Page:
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Fire Razes More Than 1,000 Homes In Shantytown

April 28, 1988

MANILA, Philippines (AP) _ A fire described as the city’s biggest since World War II swept through a crowded shantytown near an oil storage area today and destroyed more than 1,000 homes, the fire chief said.

At least four people were reported injured in the blaze, which spread thick black smoke over large sections of the capital. No deaths were reported.

The government-run Philippines News Agency said an estimated 3,000 families were left homeless.

Firefighters concentrated on preventing the flames from reaching the oil tanks rather than on saving houses, and angry residents responded by pelting the trucks with stones. They piled their belongings in the street and began fighting the blaze themselves with buckets of water.

The flames spread to within 24 feet of the state-owned petroleum company compound, said Col. Oscar Pascual, deputy fire chief. Fire Chief Brig. Gen. Ernesto Madriaga said a shift in the winds prevented the fire from reaching it.

″During the early stage, fire threatened the depot because there was a strong wind blowing in that direction,″ he said. ″However, wind direction changed and the fire near the depot was placed under control.″

Madriaga estimated that more than 1,000 dwellings, mostly squatter shanties, were razed before the fire was brought under control after 4 1/2 hours. The cause of the blaze had not been determined.

Hundreds of people huddled around the mounds of personal belongings as scattered fires continued to burn into the night.

There was no immediate estimate of damage. But Madriaga said the blaze was ″possibly the biggest in Manila since World War II.″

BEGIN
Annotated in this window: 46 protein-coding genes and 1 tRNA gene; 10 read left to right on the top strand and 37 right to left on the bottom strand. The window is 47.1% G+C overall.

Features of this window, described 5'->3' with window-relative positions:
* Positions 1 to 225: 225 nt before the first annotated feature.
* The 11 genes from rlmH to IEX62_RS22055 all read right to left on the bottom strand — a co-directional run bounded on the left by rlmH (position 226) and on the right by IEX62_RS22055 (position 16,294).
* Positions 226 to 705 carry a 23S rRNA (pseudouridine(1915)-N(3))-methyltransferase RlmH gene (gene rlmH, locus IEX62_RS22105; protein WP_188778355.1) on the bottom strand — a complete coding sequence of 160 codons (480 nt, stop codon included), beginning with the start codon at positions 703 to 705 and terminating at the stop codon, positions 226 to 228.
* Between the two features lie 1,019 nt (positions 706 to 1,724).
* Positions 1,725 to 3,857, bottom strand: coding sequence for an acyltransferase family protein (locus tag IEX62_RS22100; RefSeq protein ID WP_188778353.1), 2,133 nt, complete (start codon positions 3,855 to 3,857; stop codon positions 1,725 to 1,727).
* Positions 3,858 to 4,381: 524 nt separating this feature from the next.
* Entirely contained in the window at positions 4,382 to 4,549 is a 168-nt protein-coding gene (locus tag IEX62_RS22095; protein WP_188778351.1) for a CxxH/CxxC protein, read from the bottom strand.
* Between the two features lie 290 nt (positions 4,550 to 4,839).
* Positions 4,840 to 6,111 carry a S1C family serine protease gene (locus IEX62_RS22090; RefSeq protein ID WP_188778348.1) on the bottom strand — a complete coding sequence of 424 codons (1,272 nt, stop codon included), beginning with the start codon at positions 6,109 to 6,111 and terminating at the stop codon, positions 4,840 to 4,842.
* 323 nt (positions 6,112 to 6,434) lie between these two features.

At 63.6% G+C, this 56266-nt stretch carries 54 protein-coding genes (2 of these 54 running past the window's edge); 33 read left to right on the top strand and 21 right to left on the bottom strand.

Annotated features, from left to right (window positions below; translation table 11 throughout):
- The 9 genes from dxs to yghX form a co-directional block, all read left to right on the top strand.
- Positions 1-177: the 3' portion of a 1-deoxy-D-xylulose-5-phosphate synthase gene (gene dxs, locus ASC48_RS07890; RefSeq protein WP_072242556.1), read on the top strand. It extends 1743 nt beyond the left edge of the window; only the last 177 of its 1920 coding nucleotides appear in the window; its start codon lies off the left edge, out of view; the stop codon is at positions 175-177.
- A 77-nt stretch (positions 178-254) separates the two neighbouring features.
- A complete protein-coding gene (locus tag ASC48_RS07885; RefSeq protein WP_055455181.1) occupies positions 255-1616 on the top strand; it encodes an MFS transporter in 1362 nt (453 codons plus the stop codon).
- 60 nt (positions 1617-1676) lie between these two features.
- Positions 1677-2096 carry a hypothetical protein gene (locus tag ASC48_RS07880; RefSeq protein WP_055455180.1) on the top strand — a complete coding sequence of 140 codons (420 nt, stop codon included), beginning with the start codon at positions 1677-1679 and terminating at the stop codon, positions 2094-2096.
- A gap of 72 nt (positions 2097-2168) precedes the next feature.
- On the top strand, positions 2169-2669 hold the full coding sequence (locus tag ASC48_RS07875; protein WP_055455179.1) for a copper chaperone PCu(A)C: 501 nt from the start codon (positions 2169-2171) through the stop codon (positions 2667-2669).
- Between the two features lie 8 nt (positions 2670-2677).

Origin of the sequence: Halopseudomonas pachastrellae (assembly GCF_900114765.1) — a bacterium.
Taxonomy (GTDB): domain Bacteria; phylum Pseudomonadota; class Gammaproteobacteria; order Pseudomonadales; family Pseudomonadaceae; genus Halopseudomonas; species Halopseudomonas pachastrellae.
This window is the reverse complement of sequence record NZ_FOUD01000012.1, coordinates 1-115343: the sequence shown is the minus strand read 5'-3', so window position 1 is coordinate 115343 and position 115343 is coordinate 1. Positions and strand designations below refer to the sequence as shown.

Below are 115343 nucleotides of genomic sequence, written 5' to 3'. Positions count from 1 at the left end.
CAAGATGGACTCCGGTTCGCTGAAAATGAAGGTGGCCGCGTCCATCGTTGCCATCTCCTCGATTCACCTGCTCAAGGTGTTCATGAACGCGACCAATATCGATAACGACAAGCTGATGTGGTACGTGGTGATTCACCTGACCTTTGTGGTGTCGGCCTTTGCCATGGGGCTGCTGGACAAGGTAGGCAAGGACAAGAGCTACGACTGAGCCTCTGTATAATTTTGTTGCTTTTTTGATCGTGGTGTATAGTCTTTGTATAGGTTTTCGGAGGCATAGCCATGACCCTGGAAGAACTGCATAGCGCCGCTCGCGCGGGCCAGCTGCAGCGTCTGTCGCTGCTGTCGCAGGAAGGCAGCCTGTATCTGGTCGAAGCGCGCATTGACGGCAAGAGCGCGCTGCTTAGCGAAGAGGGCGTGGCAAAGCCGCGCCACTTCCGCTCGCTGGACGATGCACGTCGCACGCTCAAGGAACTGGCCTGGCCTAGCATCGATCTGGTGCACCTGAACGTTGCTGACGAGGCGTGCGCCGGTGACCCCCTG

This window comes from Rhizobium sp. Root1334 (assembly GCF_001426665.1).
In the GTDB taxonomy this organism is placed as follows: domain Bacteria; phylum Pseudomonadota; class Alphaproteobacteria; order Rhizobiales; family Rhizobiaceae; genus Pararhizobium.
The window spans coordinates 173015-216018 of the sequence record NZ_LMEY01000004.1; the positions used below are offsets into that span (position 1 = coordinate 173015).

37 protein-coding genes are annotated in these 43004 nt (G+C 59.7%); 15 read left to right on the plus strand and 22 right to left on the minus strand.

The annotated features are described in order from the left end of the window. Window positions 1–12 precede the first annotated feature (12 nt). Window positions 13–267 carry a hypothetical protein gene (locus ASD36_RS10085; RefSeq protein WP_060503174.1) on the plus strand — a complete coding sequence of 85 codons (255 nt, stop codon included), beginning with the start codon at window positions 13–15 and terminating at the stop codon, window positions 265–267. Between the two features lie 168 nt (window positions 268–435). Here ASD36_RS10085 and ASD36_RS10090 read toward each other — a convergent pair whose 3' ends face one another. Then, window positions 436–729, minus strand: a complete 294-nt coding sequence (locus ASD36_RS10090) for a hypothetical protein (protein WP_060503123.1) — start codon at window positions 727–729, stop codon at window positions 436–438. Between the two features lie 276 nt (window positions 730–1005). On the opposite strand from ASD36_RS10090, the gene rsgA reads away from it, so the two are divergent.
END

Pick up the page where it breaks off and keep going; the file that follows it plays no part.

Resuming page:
He said flames destroyed a candy warehouse and virtually every building in a 25-acre area along the Pasig River, which runs through the heart of Manila.

Oil companies such as Shell, Caltex and the state-run Philippine National Oil Co. maintain storage tanks in the area. The presidential palace is about 1 1/2 miles away on the other side of the river.

Firemen said they were unable to move trucks into the crowded shantytown alleys and concentrated their efforts on keeping the fire from the oil tanks.

Troops armed with M-16 rifles were sent to the depot after the residents began throwing stones at the fire trucks.

Madriaga said the injured included three civilians and a fireman who was struck by a water hose.

Antonio Santos, operations manager of the national oil company, said the squatter area was ″too congested for even the best firefighters to have been able to battle the flames very well.″

Shanty homes in the Philippines are normally made of wood, cardboard and other flammable materials and are packed side-by-side.

Mary Bayani, 27, whose home was destroyed, said she was attending a Bible study class about 3 p.m. (3 a.m. EDT) when she heard children shouting ″Fire 3/8 Fire 3/8″

She said the smoke seemed ″far away, but we started just the same bringing our things out.″

″I saved our clothes and some kitchen utensils,″ she said. ″But we have no rice and no money.″

Mrs. Bayani said her husband, Rogelio, worked in the burned-out candy warehouse and will probably lose his job.

″We will stay here during the night,″ she said. ″But I don’t know what we will do tomorrow.″

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